COVID-19 bears down as wool auctions continue

COVID-19 bears down as wool auctions continue

LOBBY: Wool auctions are set to continue in Australia.

LOBBY: Wool auctions are set to continue in Australia.


Open-cry wool auctions continue.


Australian wool open-cry auctions will continue amid COVID-19, following government lobbying by the National Council of Wool Selling Brokers of Australia, Wool Industries Australia and other national wool industry organisations.

The continuation of auctions is essential to give those growers who want and need to sell the opportunity to offer their wool and for buyers to meet the orders that are coming in - albeit at a reduced level.

The auctions are conducted each week on a reduced selling program, ensuring government social distancing and personal hygiene requirements are met.

There is no doubt the restrictions and lockdowns in Europe and India have reduced the level of orders, although China's mills have returned to work and are seeking to buy wool.

After showing impressive resilience in February and March, the Australian wool market finally succumbed to the negative pressure in early April, with prices falling by about 11 per cent in the week.

Since then, prices have steadied and lifted a little, with Eastern Market Indicator now at around 1300 cents a kilogram.

There has also been a commercial online open-cry auction in Sydney using video conferencing app, Zoom, as well as electronic auctions held by AuctionsPlus and WoolQ with volumes in all three options from 250-400 bales each.

In mid-April, the International Monetary Fund released new forecasts for economic growth in 2020 and 2021 for the world and forecasts for each country to account for the COVID-19 pandemic and the associated lockdowns and travel restrictions imposed by many countries.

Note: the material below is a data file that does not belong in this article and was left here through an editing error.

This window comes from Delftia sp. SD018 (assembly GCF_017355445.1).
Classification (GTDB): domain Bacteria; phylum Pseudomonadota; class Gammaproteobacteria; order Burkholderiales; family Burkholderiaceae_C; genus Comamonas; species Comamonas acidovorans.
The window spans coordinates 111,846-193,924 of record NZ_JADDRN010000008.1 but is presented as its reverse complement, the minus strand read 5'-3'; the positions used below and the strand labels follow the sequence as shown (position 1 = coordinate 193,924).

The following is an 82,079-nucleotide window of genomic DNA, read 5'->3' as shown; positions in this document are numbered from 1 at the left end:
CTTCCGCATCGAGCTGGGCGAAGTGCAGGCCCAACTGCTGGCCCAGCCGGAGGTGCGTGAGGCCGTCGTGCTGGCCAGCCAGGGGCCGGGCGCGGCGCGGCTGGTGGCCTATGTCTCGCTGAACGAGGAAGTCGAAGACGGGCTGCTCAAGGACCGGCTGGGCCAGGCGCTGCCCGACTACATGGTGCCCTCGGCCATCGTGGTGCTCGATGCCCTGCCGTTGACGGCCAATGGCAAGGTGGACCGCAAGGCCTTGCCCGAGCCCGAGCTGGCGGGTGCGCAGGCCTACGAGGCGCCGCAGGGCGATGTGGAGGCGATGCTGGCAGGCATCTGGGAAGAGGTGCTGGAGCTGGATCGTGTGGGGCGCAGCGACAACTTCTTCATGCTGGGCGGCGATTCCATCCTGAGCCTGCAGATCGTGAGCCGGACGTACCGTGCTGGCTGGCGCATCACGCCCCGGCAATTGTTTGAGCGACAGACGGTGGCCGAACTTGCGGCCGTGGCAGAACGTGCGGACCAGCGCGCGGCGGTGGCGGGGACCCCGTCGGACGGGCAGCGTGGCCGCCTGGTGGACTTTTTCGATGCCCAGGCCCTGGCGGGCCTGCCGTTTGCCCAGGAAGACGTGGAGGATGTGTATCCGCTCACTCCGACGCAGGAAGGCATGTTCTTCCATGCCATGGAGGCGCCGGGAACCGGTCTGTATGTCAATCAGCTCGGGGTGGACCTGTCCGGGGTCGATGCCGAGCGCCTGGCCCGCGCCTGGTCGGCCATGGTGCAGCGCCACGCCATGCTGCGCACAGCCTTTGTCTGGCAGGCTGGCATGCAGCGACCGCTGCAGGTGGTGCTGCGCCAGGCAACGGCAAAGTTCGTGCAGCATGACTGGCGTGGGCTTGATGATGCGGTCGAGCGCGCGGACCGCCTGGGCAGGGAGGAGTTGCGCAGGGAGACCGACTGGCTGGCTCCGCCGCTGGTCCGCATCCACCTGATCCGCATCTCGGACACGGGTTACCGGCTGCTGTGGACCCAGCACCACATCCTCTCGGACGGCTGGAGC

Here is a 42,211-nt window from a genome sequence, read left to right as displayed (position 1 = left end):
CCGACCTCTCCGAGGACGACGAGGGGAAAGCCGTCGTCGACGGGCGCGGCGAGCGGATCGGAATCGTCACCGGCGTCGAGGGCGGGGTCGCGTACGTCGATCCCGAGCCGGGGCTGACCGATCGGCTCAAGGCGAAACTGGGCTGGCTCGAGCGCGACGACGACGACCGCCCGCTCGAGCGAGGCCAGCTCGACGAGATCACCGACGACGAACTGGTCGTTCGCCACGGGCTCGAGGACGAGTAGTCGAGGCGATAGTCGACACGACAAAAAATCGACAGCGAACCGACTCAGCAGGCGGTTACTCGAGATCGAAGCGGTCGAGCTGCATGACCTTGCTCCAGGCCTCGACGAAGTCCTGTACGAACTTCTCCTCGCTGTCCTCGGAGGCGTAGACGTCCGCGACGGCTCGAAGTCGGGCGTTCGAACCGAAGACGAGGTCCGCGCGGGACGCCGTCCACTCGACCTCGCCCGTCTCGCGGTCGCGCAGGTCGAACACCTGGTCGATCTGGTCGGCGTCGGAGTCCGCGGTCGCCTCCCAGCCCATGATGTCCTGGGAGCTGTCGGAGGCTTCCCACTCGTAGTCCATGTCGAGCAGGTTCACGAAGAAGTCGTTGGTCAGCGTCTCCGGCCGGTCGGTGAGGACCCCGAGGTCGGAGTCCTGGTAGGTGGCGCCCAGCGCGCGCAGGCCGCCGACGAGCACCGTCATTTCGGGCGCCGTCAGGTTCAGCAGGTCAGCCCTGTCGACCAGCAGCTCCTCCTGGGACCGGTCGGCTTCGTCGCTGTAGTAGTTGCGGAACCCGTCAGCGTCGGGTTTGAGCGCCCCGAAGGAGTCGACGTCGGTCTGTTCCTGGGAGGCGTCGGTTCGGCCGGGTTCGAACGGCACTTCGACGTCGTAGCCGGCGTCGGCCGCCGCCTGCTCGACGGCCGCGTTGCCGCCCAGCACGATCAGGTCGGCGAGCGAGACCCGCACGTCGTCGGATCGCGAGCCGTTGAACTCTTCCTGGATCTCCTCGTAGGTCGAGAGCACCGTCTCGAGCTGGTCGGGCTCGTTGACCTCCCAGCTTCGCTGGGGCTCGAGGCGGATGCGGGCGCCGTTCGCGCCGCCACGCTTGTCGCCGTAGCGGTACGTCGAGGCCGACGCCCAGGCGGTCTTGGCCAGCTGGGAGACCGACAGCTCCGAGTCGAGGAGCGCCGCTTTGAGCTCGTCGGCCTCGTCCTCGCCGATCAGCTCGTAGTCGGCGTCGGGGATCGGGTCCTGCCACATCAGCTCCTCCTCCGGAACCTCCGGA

They made for grim reading.

"This crisis is like no other ... the loss associated with this health emergency and related containment measures likely dwarfs the losses that triggered the global financial crisis," the IMF stated.

The IMF predicts a sharp contraction in all economies before a sharp rebound in 2021.

For world economic growth, the IMF forecasts world economic output will fall by 3pc in 2020 before bouncing back in 2021 by 5.8pc.

The predicted contraction in 2020 is much more than the 0.1pc decline seen in 2009 in the wake of the GFC.

All of the major wool consuming countries and regions will see a large decline in economic output in 2020 according to the forecasts.

The IMF predicts that China's economy will still grow in 2020, but by a measly 1.2% before growth of 9.2% in 2021.

Consumer confidence has slumped in all of the major wool consuming countries and regions in the Northern Hemisphere in the past two months.

The impact of the Covid-19 pandemic will bring much reduced retail sales.

For example, China's clothing retail sales were down by a massive 33% in January-February compared with a year earlier, although South Korea, which was hit by Covid-19 after China, reports that retail sales were down by just 0.3% in March.

Data from the other major wool consuming countries is not yet available as the impact won't be seen until the data for March is reported, and more likely in April.

The downturn is already being seen in retail orders to garment and fabric suppliers, with anecdotal reports of cancellation of orders by retailers, and some major retailers refusing to accept shipments.

It is impossible to know how this will be translated through to the Australian auction market.

The question is, has much of this negative impact already been realised in current wool price levels, given the drop seen at the start of April and given the low wool production levels in Australia?

Or will the gradual removal of restrictions, notably in Europe, result in a modest recovery in raw wool demand?

  • Chris Wilcox an executive director with the National Council of Wool Selling Brokers of Australia.

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